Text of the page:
Noise Could Mask Web Searchers' IDs
New Scientist (03/07/09) Marks, Paul
Microsoft researchers say that adding noise to search engine records could protect Web users' identities, and that implementing such a technique would be a major step toward provable privacy. Records of Web searches are extremely useful to software engineers looking to improve search technology, and can provide valuable insight for scientists exploring digital search behaviors. However, attempts to make search data anonymous have been mostly unsuccessful. Microsoft researchers Krishnaram Kenthapadi, Nina Mishra, Alex Ntoulas, and Aleksandra Korolova say they have developed a safe way to release search data. The researchers propose publishing data associated only with the most popular queries, so that specific, rarely performed searches, such as for individual names or unique interests, cannot be used to identify people. The researchers also inserted noise into the data by adding digits to the data's figures. Korolova says that adding the noise gives the data provable privacy, and the amount of noise added defines the level of privacy that can be guaranteed. She says the added noise strikes a balance between guaranteeing privacy and providing useful data sets.
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Ok... I'm all for privacy. One of the strengths of the Internet and particularly the World Wide Web has been anonymity in communication. Online, you're not young or old, male or female, white or black or Asian or Hispanic — unless, of course, you want to be. You're your ideas and beliefs, and the anonymity of the Web enables you to express those ideas without prejudice or fear of repercussions in the "real" world (unless you live somewhere like China or North Korea where Internet activity is actively monitored and the free exchange of ideas harshly supressed). Sure, there are always consequences to actions or words, but online those consequences are limited to heated exchanges of ideas and at worst social ostracism from a particular online community.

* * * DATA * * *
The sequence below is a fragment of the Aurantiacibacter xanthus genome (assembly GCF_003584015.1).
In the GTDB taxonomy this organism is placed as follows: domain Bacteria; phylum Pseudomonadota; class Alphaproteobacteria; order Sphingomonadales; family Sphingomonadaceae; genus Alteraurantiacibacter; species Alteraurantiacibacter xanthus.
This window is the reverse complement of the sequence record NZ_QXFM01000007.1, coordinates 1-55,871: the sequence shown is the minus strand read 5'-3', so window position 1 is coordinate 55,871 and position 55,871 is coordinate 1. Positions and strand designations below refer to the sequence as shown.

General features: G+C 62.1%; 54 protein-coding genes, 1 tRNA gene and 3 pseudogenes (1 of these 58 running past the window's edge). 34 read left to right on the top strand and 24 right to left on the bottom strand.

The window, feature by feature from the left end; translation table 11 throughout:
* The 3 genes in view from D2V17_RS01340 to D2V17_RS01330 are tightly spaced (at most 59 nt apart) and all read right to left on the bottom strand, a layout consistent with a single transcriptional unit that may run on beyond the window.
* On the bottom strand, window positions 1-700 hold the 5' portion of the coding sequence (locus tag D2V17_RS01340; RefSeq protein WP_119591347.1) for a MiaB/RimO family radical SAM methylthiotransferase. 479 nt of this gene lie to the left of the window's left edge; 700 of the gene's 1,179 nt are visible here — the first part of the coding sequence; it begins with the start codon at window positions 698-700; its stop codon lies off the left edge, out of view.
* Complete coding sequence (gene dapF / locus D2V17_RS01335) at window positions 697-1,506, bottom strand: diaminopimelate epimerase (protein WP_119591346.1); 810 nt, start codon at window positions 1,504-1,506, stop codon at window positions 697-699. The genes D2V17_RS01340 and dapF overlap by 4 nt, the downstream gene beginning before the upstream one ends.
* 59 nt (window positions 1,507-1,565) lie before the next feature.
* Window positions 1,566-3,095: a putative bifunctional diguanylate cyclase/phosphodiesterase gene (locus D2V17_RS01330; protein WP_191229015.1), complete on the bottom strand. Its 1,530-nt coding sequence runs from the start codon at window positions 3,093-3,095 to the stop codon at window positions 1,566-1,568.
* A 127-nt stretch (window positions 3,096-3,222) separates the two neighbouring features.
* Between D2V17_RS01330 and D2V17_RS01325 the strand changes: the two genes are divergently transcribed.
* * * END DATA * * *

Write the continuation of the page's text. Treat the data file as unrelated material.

Because of the hodge-podge of technologies cobbled together to create the current Internet, most of which didn't have security as a priority, we've lost some of that anonymity. Companies and other organizations can glean a disturbing amount of data about our real-world identities and online activities from various sources, including the Web searches mentioned by the article quoted above. Security and privacy certainly need to be concerns in the design of future Internet technologies and our usage of current technologies.
But what is Microsoft's innovative answer to the problem of data mining Web search results? To withhold information and falsify the information provided. Genius!
The first half of this "solution" is nothing but common sense. If data mining of personal information is a problem, then the sources of that information should be particular about what information is provided, and to whom. On the consumer side, we implement this idea by not agreeing to Terms of Service that do not protect our privacy. On the provider side, organizations refuse to publish information that might result in bad press or a decline in customer confidence.
The second half of the so-called solution is profoundly stupid. Records of Web searches can be quite valuable to legitimate research. There's absolutely no point tp publishing these records if they're intentionally falsified. Falsifying the data renders it completely worthless to real research, while making it only somewhat less attractive to those who would use it for less noble applications. You might as well not publish the information at all. So how, exactly, is this a solution?
Way to go, Microsoft. I'm looking forward to your next big idea. By the way, how is that "Life without walls" ad campaign going? Because it seems to me that without walls you don't really need Windows...